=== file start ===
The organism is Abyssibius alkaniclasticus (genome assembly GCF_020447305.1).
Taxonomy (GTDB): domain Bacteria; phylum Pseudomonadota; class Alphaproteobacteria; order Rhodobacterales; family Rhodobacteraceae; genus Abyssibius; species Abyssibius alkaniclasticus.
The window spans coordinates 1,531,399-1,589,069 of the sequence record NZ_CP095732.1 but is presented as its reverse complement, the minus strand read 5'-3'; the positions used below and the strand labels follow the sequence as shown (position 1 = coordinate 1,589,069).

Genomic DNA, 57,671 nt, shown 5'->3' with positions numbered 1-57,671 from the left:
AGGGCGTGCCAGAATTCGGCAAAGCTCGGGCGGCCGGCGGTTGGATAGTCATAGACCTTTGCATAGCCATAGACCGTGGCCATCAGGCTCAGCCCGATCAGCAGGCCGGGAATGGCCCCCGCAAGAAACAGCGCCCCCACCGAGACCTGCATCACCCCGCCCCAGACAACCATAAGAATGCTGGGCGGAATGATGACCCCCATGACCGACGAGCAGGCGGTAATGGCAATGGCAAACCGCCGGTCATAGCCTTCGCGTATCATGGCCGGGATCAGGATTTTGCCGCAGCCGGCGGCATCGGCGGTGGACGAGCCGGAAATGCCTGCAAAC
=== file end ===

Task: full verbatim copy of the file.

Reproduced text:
The organism is Abyssibius alkaniclasticus (genome assembly GCF_020447305.1).
Taxonomy (GTDB): domain Bacteria; phylum Pseudomonadota; class Alphaproteobacteria; order Rhodobacterales; family Rhodobacteraceae; genus Abyssibius; species Abyssibius alkaniclasticus.
The window spans coordinates 1,531,399-1,589,069 of the sequence record NZ_CP095732.1 but is presented as its reverse complement, the minus strand read 5'-3'; the positions used below and the strand labels follow the sequence as shown (position 1 = coordinate 1,589,069).

Genomic DNA, 57,671 nt, shown 5'->3' with positions numbered 1-57,671 from the left:
AGGGCGTGCCAGAATTCGGCAAAGCTCGGGCGGCCGGCGGTTGGATAGTCATAGACCTTTGCATAGCCATAGACCGTGGCCATCAGGCTCAGCCCGATCAGCAGGCCGGGAATGGCCCCCGCAAGAAACAGCGCCCCCACCGAGACCTGCATCACCCCGCCCCAGACAACCATAAGAATGCTGGGCGGAATGATGACCCCCATGACCGACGAGCAGGCGGTAATGGCAATGGCAAACCGCCGGTCATAGCCTTCGCGTATCATGGCCGGGATCAGGATTTTGCCGCAGCCGGCGGCATCGGCGGTGGACGAGCCGGAAATGCCTGCAAAC